GitHub Expands Sponsors Program for Developers

Our lives run on code and every single business on a global scale relies on open source code for business functions. Amazon, American Express and more combine to expand GitHub’s Sponsors program for developers.

It’s no secret that there is a shortage of coders worldwide. There are a variety of reasons for this, but that’s not the topic on tap for today. Earlier this month, it was announced that Amazon Inc., American Express Corp., Daimler AG and Stripe Inc. are coming together with Microsoft-owned GitHub in a new program, which is really an expansion of their sponsors program for developers, that allows them to directly fund open-source projects and software developers that are essential for their business.

This new project expands GitHub’s Sponsors program for developers, which has been around for about a year. The Sponsors program was designed to let individuals support software projects and fund the global developer workforce which uses the platform to collaborate, share and store code. That program has already generated enough income for some devs to rely on it for full-time work, and this expansion that will allow businesses to do the same will only enhance the experience of everyone who uses the platform.

Devon Zuegel, GitHub’s Director of Product for the Communities department, said, “Historically the only way you could get paid for your open-source work was if your project was super-crucial for a single company. That worked really well for some projects — Linux is super-critical for a lot of companies who are willing to pay for development time. But there’s all these other libraries that are one tier below that and they were left out of in the cold.”

Not only will this project enhance the ability of a developer to increase their income, but the hope is that it will also ease some of the fragility of the open-source ecosystem. Currently, companies all over the world use open-source code for various systems and features. But without reviewing that code (which we highly encourage), there was no guarantee that everything will remain secure and stable.

GitHub has already tested this service with some customers and learned that there will be different ways companies choose to use it. Some companies will use it to not just back projects they know they need, but to offer bounties for new features they want. Microsoft is even letting in-house engineers nominate projects they want to support. There are likely even ways this program will be used that haven’t been thought of yet.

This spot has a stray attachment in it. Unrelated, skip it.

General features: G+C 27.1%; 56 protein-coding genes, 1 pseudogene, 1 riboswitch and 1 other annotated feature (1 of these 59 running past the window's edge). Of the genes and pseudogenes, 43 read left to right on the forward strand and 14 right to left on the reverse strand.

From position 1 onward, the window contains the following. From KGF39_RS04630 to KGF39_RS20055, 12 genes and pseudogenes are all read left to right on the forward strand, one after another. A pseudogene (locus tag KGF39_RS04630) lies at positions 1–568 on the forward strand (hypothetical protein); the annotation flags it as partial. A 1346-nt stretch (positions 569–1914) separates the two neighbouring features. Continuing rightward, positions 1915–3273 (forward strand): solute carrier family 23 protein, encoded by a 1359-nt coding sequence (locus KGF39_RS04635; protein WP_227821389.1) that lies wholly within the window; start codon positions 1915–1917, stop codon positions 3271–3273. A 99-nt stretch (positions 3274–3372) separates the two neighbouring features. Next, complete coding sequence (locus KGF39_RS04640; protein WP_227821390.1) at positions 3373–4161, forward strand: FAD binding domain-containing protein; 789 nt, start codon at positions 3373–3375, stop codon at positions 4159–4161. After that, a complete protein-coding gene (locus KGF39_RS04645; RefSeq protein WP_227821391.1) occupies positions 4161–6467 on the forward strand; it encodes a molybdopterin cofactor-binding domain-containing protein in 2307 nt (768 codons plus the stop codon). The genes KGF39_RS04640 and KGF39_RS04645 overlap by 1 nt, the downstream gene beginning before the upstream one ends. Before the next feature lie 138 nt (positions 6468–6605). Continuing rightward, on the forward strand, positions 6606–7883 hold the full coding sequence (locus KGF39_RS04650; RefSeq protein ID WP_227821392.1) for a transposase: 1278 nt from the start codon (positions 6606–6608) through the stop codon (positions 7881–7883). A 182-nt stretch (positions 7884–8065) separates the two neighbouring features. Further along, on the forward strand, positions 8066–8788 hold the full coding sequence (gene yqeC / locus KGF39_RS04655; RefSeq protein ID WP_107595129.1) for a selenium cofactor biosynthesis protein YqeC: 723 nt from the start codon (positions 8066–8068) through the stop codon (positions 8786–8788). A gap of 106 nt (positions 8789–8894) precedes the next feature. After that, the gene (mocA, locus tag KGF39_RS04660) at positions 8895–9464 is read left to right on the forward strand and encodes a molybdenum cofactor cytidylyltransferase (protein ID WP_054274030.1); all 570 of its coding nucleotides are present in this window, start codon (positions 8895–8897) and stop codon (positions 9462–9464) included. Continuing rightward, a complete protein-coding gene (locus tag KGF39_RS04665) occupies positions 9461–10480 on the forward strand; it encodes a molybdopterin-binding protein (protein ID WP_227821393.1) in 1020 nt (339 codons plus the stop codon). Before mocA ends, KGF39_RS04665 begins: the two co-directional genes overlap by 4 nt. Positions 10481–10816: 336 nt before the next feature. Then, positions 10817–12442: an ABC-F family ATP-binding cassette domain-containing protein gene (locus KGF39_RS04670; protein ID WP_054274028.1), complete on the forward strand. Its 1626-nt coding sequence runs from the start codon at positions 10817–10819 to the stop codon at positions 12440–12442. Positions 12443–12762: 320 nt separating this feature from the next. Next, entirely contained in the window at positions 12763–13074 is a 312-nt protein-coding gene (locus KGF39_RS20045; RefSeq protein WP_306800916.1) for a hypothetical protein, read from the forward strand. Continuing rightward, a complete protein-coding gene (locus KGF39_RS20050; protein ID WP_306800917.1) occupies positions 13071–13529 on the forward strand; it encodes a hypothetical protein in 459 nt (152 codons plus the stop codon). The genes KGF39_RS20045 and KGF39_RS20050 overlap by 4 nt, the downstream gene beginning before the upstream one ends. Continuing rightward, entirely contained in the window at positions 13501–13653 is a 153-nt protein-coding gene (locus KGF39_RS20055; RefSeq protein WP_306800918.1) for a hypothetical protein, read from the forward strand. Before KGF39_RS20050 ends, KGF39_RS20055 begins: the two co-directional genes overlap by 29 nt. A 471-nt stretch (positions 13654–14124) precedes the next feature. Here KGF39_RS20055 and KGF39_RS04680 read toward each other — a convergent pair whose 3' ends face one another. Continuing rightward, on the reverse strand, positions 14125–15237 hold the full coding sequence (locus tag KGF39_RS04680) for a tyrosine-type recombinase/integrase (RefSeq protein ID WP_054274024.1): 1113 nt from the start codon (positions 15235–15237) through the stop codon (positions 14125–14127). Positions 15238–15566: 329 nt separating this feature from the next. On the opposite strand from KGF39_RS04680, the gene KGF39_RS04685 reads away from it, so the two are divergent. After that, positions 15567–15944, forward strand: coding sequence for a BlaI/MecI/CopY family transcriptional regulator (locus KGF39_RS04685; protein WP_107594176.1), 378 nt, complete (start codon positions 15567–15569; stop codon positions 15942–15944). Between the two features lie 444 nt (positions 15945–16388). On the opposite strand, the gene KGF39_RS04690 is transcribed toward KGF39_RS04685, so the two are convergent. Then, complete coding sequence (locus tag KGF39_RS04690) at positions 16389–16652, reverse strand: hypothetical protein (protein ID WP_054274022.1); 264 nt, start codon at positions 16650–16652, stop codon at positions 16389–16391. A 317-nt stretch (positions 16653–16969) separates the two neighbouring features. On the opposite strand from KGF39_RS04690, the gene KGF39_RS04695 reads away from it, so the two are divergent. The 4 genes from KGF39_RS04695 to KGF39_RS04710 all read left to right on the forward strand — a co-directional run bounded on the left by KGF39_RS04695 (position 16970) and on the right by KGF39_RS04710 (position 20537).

Developers rely heavily on open-source code for almost every project they have. GitHub is more than that, though, it’s also a place to collaborate with other devs, to pick the brains of others who understand what you’re trying to accomplish and maybe come up with a fix for multiple issues in one fell swoop. 

There’s another problem this will solve besides what has been discussed above. It’s been widely noted that there is a shortage of coders available today. Given that issue, allowing businesses to fund developers for projects means they don’t incur the cost of an annual salary but they still get their projects completed. For devs, it means the opportunity to work on projects for multiple companies instead of being tied down to one employer. This benefits everyone involved, and may even change the landscape of how businesses run their development teams.

Nat Friedman, GitHub’s CEO, has the right outlook on the project, “It’s about building a new 21st Century model of employment for developers. A lot of open source software is written by full-time engineers who get hired by one of the companies that depends on the software that they build. They’re hired into this 20th Century full-time employment model. We don’t think that’s what the future is going to look like.”

After almost a year of remote work taking over the global economy, it is certain that the future of employment is already changing. Businesses are learning that remote work has benefits for everyone and that digital transformation means that most work can be completed anywhere in the world. GitHub’s latest project provides a platform for engineers to do just that, on top of the other benefits it provides. It’s still in the early stages, but keep your eyes on this project. It’s definitely going to change the landscape of software development.

About the Author

Pieter VanIperen, Managing Partner of PWV Consultants, leads a boutique group of industry leaders and influencers from the digital tech, security and design industries that acts as trusted technical partners for many Fortune 500 companies, high-visibility startups, universities, defense agencies, and NGOs. He is a 20-year software engineering veteran, who founded or co-founder several companies. He acts as a trusted advisor and mentor to numerous early stage startups, and has held the titles of software and software security executive, consultant and professor. His expert consulting and advisory work spans several industries in finance, media, medical tech, and defense contracting. Has also authored the highly influential precursor HAZL (jADE) programming language.

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